loc='lower right',
ylabel='correlation',
xlabel='lag (day)')
```

Here’s what it would look like if there were a weekly cycle.

In [31]:
```PlotAutoCorrelation(dailies, add_weekly=True)
thinkplot.Config(axis=axis,
loc='lower right',
xlabel='lag (days)')
```
```/home/downey/anaconda2/lib/python2.7/site-packages/pandas/core/indexing.py:128: SettingWithCopyWarning:
A value is trying to be set on a copy of a slice from a DataFrame

See the caveats in the documentation: http://pandas.pydata.org/pandas-docs/stable/indexing.html#indexing-view-versus-copy
self._setitem_with_indexer(indexer, value)
```

## Prediction

The simplest way to generate predictions is to use `statsmodels` to fit a model to the data, then use the `predict` method from the results.

In [32]:
```def GenerateSimplePrediction(results, years):
"""Generates a simple prediction.

results: results object
years: sequence of times (in years) to make predictions for

returns: sequence of predicted values
"""
n = len(years)
inter = np.ones(n)
d = dict(Intercept=inter, years=years, years2=years**2)
predict_df = pd.DataFrame(d)
predict = results.predict(predict_df)
return predict
```
In [33]:
```def PlotSimplePrediction(results, years):
predict = GenerateSimplePrediction(results, years)

thinkplot.Scatter(daily.years, daily.ppg, alpha=0.2, label=name)
thinkplot.plot(years, predict, color='#ff7f00')
xlim = years[0]-0.1, years[-1]+0.1
thinkplot.Config(title='Predictions',
xlabel='Years',
xlim=xlim,
ylabel='Price per gram (\$)',
loc='upper right')
```

Here’s what the prediction looks like for the high quality category, using the linear model.

In [34]:
```name = 'high'
daily = dailies[name]

_, results = RunLinearModel(daily)
years = np.linspace(0, 5, 101)
PlotSimplePrediction(results, years)
```

When we generate predictions, we want to quatify the uncertainty in the prediction. We can do that by resampling. The following function fits a model to the data, computes residuals, then resamples from the residuals to general fake datasets. It fits the same model to each fake dataset and returns a list of results.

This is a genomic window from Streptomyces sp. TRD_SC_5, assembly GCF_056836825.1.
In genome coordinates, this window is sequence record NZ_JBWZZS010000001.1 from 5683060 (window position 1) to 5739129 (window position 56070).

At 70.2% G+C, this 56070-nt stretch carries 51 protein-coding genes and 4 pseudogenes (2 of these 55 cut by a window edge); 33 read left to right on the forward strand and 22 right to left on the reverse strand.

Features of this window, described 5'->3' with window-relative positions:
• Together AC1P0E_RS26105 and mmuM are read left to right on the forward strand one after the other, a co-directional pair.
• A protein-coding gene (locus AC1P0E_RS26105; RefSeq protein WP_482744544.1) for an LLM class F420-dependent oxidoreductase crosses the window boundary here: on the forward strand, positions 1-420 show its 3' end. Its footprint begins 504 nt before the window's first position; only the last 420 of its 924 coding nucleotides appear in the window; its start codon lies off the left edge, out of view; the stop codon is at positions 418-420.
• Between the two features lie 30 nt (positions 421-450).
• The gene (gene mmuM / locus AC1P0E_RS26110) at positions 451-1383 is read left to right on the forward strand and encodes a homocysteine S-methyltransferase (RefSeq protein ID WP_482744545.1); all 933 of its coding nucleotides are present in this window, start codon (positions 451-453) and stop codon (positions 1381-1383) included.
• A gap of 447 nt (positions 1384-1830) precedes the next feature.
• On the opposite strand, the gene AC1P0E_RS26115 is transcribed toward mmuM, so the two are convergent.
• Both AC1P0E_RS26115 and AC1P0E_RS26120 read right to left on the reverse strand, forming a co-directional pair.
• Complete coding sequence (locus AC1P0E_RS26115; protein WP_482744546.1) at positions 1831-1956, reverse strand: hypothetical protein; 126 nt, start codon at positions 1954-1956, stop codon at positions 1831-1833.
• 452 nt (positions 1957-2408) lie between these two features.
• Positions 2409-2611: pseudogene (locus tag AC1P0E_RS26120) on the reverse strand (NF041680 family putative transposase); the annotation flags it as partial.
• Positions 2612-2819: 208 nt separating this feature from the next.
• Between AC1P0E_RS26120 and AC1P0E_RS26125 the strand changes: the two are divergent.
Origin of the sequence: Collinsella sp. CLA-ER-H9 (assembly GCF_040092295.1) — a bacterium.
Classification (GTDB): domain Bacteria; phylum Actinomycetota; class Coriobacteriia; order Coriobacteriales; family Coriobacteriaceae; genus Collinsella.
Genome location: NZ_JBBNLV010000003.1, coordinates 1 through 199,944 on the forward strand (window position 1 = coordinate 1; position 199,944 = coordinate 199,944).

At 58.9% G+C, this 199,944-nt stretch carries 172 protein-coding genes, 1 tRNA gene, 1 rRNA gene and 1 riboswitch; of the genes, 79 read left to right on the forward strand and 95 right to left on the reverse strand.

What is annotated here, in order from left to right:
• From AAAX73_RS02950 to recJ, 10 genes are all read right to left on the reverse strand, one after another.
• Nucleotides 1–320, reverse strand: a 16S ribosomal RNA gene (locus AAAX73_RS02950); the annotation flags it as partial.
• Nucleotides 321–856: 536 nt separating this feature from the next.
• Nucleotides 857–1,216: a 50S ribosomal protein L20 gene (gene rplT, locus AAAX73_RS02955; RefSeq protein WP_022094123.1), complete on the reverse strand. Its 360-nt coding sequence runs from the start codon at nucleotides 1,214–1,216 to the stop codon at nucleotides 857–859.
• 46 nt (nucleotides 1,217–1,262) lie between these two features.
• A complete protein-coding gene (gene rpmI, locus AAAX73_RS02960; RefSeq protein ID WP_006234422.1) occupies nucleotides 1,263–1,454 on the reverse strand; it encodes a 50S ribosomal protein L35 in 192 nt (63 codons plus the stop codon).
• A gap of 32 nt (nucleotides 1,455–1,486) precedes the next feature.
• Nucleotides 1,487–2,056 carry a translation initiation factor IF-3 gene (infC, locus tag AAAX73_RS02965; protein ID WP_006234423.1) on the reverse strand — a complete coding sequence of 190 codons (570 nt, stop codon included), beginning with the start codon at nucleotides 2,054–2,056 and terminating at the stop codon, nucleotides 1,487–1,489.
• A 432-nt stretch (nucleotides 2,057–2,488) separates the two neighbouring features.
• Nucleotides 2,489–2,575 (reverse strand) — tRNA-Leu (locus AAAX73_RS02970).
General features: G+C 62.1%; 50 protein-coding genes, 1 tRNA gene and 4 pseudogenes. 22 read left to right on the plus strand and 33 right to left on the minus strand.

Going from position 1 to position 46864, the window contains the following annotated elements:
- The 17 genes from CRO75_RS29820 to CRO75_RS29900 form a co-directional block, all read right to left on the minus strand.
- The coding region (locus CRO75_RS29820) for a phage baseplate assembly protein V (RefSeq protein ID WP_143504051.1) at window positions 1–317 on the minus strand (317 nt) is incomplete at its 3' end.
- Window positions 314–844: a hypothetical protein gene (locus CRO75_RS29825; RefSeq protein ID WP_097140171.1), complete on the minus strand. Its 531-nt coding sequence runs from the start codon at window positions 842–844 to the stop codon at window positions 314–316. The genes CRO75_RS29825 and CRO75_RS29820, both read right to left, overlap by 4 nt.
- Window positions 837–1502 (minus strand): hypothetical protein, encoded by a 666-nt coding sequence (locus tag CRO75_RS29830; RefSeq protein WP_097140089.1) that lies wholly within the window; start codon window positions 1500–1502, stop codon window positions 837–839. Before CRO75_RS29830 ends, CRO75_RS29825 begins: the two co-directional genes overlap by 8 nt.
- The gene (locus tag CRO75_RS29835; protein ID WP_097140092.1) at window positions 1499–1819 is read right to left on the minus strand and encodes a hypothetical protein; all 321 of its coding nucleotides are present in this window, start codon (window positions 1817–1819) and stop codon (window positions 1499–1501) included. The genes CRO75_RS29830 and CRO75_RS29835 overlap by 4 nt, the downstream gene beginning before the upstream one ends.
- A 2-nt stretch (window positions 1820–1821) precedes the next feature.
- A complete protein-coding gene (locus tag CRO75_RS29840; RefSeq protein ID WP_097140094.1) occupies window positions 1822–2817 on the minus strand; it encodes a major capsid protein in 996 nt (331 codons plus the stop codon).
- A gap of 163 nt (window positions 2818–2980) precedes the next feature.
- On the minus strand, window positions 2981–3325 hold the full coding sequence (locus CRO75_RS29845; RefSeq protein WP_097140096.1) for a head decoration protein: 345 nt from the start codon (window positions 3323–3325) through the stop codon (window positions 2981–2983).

In [35]:
```def SimulateResults(daily, iters=101, func=RunLinearModel):
"""Run simulations based on resampling residuals.

daily: DataFrame of daily prices
iters: number of simulations
func: function that fits a model to the data

returns: list of result objects
"""
_, results = func(daily)
fake = daily.copy()

result_seq = []
for _ in range(iters):
fake.ppg = results.fittedvalues + thinkstats2.Resample(results.resid)
_, fake_results = func(fake)
result_seq.append(fake_results)

return result_seq
```

To generate predictions, we take the list of results fitted to resampled data. For each model, we use the `predict` method to generate predictions, and return a sequence of predictions.

If `add_resid` is true, we add resampled residuals to the predicted values, which generates predictions that include predictive uncertainty (due to random noise) as well as modeling uncertainty (due to random sampling).

In [36]:
```def GeneratePredictions(result_seq, years, add_resid=False):
"""Generates an array of predicted values from a list of model results.

When add_resid is False, predictions represent sampling error only.

When add_resid is True, they also include residual error (which is
more relevant to prediction).

result_seq: list of model results
years: sequence of times (in years) to make predictions for

returns: sequence of predictions
"""
n = len(years)
d = dict(Intercept=np.ones(n), years=years, years2=years**2)
predict_df = pd.DataFrame(d)

predict_seq = []
for fake_results in result_seq:
predict = fake_results.predict(predict_df)
predict += thinkstats2.Resample(fake_results.resid, n)
predict_seq.append(predict)

return predict_seq
```

To visualize predictions, I show a darker region that quantifies modeling uncertainty and a lighter region that quantifies predictive uncertainty.

In [37]:
```def PlotPredictions(daily, years, iters=101, percent=90, func=RunLinearModel):
"""Plots predictions.